This Recipe is a continuation of the CC-MM (classic chrome-medium Modern) recipe developed for documentary purposes between Rishikesh and Amritsar. For this iteration, I take to the streets of Amritsar and use the slightly altered variant to capture the essence of the streets and the people inhabiting them. Discover this new variant of my documentary recipe series Fujifilm Simulation Recipe: CC-MMFC (Medium Modern Flat Curve).
Following the observations made in the last post, I decided to continue developing my modern documentary recipe to achieve a suitably modern aesthetic that will perform across multiple environments and be a good all-rounder that can remain a permanent addition to my Q menu. The changes made are minor. However, they have moved me closer to achieving this goal.
Firstly, completely flattening the curve has reduced the contrast to a more suitable balance. In the previous iteration, although it was only a minor one, in some instances, the curve crushed the blacks too far for it to be considered a suitable recipe for all shooting situations. Fortunately, the classic chrome has some natural contrast within it. And the added clarity also brings enough range in the highlights and shadows that there is no need to alter the curve.
Secondly, I decided to bump up the contrast by one stop. I did this because of my taste preferences. I find that I always add a little clarity in my post-processing, especially in my subjects, and as these are the things that are typically in focus, it makes sense to add them in the camera settings.
The downside is that clarity is heavy on the camera’s processor. Meaning the processing time between shots can be lengthy. Moreover, it is impossible to add when shooting in CH or CL modes. This effect means any shots in these modes won’t match the rest of the set.
Positive Observations of the Fujifilm Simulation Recipe: CC-MMFC
The tonal range flattened to a suitable level for most shooting environments. In no instances can I notice blacks crushing too far. Moreover, the highlights are often within acceptable parameters. There are some cases where they are too high, such as in very well-lit and lightly coloured environments. And also from the surfaces of reflective objects. Although, this is normal. Overall, the contrast is pleasing and the added clarity even seconds as a slight dehazing tool.
The colours are also incredibly close to those in real life. That is, besides the blues and reds. But the added cyan to the blue and increased luminance in the reds is a welcome variation. This colour profile means that the simulation recipe is suitable for documentary purposes.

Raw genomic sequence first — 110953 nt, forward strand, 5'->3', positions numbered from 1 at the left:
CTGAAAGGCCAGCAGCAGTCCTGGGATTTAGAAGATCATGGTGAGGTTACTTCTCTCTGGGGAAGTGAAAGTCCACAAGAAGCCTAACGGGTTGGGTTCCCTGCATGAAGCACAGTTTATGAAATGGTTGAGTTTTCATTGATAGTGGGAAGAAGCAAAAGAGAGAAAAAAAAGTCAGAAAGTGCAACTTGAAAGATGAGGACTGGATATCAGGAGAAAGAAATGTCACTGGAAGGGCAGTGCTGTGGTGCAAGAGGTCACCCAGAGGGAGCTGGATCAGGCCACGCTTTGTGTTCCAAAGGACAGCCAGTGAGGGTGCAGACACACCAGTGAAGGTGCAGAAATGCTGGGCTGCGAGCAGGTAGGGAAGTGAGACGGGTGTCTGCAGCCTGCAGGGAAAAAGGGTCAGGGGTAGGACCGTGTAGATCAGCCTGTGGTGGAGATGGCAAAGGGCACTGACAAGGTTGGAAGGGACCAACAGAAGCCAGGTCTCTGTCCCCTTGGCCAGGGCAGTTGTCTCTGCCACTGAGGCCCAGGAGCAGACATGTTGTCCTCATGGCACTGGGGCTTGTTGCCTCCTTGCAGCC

Negative Observations of the Fujifilm Simulation Recipe: CC-MMFC
The most predominant of my negative observations come from assessing the simulation under flat lighting conditions, such as images taken under overcast grey skies. In these cases, the images lack distinguishable characters. It is true that in these environments, it is rarely possible to capture pleasing images. However, it is more so with this setting, especially in areas such as the sky, where the increased contrast gives a dehazing effect and renders one with a low dirty luminance.
Secondly, I feel like the images are sacrificing a level of dynamic range for performance in more conditions. Of course, this was the intention. However, I can’t help but notice the sacrifice in the images. Nevertheless, these adjustments can be made in post-processing if necessary, and it’s always better to start with flat images.
I have arrived at a point with this combination of settings where I am happy to keep it locked into the Q menu for some time and use it as a documentary simulation with a modern aesthetic. From this point, I can develop it horizontally to incorporate alternative features such as retro rendering and flat colour profiles.
What do you think of the fujifilm simulation recipe: CC-MMFC? Have you used it yet? Do you have any further feedback to contribute? Please let me and the rest of the community know in the comments section below.